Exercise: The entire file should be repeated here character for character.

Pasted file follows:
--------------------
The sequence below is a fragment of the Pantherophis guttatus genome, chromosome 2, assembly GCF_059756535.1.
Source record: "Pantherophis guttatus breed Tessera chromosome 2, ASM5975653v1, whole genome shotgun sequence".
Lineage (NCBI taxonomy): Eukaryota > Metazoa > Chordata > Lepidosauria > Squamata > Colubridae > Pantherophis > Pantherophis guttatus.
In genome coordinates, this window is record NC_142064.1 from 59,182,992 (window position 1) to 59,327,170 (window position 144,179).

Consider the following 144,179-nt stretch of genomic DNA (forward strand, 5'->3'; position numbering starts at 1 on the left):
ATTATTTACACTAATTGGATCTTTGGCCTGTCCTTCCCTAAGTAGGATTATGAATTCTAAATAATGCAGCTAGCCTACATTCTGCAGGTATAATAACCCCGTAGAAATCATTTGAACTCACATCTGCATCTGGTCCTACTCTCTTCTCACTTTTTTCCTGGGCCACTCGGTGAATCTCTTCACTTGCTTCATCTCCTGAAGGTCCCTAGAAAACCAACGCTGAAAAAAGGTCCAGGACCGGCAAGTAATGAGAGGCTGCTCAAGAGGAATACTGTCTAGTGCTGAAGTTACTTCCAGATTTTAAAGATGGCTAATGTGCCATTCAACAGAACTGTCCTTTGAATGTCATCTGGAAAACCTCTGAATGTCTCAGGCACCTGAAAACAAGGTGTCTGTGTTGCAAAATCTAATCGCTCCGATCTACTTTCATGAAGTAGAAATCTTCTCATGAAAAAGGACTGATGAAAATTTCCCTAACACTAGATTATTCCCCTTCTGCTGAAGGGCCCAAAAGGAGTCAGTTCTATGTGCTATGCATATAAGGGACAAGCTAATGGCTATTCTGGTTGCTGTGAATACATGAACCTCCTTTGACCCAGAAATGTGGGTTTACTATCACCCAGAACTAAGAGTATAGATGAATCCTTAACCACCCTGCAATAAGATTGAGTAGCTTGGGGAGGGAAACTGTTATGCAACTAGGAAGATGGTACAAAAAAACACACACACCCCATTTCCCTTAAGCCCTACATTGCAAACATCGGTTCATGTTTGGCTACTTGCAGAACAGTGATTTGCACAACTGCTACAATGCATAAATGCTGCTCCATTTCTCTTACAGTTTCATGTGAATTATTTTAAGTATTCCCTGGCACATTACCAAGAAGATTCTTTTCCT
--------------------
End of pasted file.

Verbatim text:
The sequence below is a fragment of the Pantherophis guttatus genome, chromosome 2, assembly GCF_059756535.1.
Source record: "Pantherophis guttatus breed Tessera chromosome 2, ASM5975653v1, whole genome shotgun sequence".
Lineage (NCBI taxonomy): Eukaryota > Metazoa > Chordata > Lepidosauria > Squamata > Colubridae > Pantherophis > Pantherophis guttatus.
In genome coordinates, this window is record NC_142064.1 from 59,182,992 (window position 1) to 59,327,170 (window position 144,179).

Consider the following 144,179-nt stretch of genomic DNA (forward strand, 5'->3'; position numbering starts at 1 on the left):
ATTATTTACACTAATTGGATCTTTGGCCTGTCCTTCCCTAAGTAGGATTATGAATTCTAAATAATGCAGCTAGCCTACATTCTGCAGGTATAATAACCCCGTAGAAATCATTTGAACTCACATCTGCATCTGGTCCTACTCTCTTCTCACTTTTTTCCTGGGCCACTCGGTGAATCTCTTCACTTGCTTCATCTCCTGAAGGTCCCTAGAAAACCAACGCTGAAAAAAGGTCCAGGACCGGCAAGTAATGAGAGGCTGCTCAAGAGGAATACTGTCTAGTGCTGAAGTTACTTCCAGATTTTAAAGATGGCTAATGTGCCATTCAACAGAACTGTCCTTTGAATGTCATCTGGAAAACCTCTGAATGTCTCAGGCACCTGAAAACAAGGTGTCTGTGTTGCAAAATCTAATCGCTCCGATCTACTTTCATGAAGTAGAAATCTTCTCATGAAAAAGGACTGATGAAAATTTCCCTAACACTAGATTATTCCCCTTCTGCTGAAGGGCCCAAAAGGAGTCAGTTCTATGTGCTATGCATATAAGGGACAAGCTAATGGCTATTCTGGTTGCTGTGAATACATGAACCTCCTTTGACCCAGAAATGTGGGTTTACTATCACCCAGAACTAAGAGTATAGATGAATCCTTAACCACCCTGCAATAAGATTGAGTAGCTTGGGGAGGGAAACTGTTATGCAACTAGGAAGATGGTACAAAAAAACACACACACCCCATTTCCCTTAAGCCCTACATTGCAAACATCGGTTCATGTTTGGCTACTTGCAGAACAGTGATTTGCACAACTGCTACAATGCATAAATGCTGCTCCATTTCTCTTACAGTTTCATGTGAATTATTTTAAGTATTCCCTGGCACATTACCAAGAAGATTCTTTTCCT